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All Aboard the Train to Pyongyang
Russia and Norks Sign Trade Agreement

Russia and North Korea have signed an economic development agreement aimed at increasing bilateral trade to $1 billion by 2020, according to reports in South Korean media outlets. Here’s the story from NK News:

The protocol agreement outlined mutual economic interests between the two countries that include cooperation in trade, investment, transport, energy and natural resources, employment, and interregional cooperation.

Russian officials in March stated an intention to explore new markets following the introduction of sanctions by the west over Russian action in Crimea, Russian news agency RIA Novosti said on Friday.

More details on the increasing economic cooperation between Moscow and Pyongyang, from South Korea’s Yonhap News Agency:

North Korea has visibly increased imports of cargo-handling machinery from Russia, a possible sign that the two countries are stepping up economic cooperation in developing a strategically located North Korean port, a trade agency report issued in Seoul showed on March 30.

North Korea and Russia maintain economic relations that include a project that would make North Korea’s northeastern port city of Rajin a logistics hub by connecting it to Russia’s Trans-Siberian Railway. North Korea is said to have agreed to a long-term lease of the No. 3 dock at Rajin port to Russia and that it is modernizing facilities there. The cranes may be for such modernization efforts, the KOTRA report said.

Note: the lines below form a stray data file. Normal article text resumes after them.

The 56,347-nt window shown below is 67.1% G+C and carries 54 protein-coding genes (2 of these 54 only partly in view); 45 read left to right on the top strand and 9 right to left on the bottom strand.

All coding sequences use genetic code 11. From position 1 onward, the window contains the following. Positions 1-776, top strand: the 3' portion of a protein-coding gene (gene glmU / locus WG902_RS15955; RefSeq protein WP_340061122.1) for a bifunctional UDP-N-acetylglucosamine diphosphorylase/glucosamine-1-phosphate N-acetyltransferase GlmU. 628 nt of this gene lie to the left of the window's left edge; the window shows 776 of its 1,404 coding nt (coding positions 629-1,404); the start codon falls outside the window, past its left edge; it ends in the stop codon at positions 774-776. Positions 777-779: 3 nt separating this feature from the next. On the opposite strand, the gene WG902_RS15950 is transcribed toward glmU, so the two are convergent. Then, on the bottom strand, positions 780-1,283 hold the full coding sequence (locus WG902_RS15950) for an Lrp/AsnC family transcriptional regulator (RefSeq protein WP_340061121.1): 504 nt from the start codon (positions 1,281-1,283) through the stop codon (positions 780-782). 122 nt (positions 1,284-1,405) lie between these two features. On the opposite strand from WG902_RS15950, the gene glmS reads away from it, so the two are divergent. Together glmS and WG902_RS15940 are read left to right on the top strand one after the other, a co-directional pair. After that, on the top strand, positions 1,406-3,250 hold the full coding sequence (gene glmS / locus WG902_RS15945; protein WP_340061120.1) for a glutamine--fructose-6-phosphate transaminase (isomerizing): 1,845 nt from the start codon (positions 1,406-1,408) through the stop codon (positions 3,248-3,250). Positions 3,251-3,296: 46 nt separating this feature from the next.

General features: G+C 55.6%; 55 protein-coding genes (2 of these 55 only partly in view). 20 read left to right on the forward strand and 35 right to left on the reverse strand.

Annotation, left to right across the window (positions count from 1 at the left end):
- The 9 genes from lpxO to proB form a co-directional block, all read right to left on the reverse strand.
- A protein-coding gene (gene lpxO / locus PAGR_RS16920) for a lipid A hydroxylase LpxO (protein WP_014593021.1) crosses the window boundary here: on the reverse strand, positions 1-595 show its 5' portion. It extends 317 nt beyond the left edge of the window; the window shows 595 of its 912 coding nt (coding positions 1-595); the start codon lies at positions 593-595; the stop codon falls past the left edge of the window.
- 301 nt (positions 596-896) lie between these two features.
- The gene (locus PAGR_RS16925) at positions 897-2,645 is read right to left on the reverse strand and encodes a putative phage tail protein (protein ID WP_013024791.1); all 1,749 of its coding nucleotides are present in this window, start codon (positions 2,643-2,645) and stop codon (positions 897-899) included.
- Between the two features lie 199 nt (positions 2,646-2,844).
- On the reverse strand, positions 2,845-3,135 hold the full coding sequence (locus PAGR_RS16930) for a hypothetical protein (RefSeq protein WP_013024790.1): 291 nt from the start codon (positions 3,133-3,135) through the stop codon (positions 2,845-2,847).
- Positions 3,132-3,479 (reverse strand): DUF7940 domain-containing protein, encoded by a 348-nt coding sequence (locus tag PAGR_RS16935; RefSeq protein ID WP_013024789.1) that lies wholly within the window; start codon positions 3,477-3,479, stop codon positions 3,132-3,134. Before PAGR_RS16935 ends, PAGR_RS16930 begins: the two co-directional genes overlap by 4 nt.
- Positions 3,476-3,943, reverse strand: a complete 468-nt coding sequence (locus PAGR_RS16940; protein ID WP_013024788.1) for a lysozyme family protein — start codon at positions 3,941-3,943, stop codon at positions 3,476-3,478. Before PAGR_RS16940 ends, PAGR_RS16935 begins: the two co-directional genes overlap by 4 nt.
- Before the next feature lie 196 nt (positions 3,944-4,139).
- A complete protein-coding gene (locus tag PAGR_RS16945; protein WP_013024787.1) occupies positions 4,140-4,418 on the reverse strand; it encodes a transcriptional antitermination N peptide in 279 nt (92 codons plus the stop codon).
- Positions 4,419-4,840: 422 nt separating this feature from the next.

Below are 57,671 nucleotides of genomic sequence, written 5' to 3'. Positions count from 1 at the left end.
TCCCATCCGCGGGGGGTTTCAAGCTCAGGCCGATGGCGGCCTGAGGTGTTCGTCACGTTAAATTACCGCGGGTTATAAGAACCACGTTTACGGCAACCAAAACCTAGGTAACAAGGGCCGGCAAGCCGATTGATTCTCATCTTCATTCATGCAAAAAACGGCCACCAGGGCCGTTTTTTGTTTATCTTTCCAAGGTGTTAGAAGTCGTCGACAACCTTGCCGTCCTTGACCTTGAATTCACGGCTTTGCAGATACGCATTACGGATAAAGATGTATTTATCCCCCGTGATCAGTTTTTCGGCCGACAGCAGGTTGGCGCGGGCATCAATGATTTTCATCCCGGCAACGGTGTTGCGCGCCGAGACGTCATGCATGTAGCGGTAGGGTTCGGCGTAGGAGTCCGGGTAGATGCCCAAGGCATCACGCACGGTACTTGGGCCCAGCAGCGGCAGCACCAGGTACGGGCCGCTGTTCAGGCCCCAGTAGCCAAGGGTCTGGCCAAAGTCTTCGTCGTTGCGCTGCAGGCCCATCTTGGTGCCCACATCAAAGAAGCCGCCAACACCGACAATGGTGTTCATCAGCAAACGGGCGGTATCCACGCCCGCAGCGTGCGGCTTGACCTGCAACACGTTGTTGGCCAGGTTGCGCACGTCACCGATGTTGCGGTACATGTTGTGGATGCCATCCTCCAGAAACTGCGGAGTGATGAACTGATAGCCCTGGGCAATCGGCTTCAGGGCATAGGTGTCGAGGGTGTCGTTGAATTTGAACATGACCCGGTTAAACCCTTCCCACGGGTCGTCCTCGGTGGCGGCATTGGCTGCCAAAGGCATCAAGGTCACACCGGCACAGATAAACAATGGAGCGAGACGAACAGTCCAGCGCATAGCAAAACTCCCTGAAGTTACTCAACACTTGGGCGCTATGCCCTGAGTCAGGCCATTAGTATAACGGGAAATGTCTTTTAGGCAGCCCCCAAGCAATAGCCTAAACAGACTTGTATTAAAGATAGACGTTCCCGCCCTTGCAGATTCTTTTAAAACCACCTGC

Though the Kremlin has long enjoyed a favorable relationship with the Norks, the two countries may be stepping up cooperation now that Russia and the West are no longer on friendly terms. Russia and North Korea share an interest in upsetting the U.S.-led global order and the recent conflict in Crimea may be driving them into each other’s arms.

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  • gabrielsyme

    We are quickly learning that Russia has both a greater ability and a greater willingness to act against Western interests than vice versa.

    It is about time that the West, and America in particular, rethought its mindless policy of containment of Russia and considers how to focus on our mutual interests, which are actually pretty strong. Of course, if the West considers post-nationalism, secularism and social liberalism to be its core interests, there will be no possibility of constructive engagement.

  • stefanstackhouse

    If their friendship with the Norks is not sufficiently satisfying, I’m sure we could head to the swamps and dredge up a bunch of leaches that we could ship to them as a present.

  • free_agent

    This sounds like what business leaders call “Adding strength to strength.”, that is, one marginal economy cutting a deal with a moribund economy.

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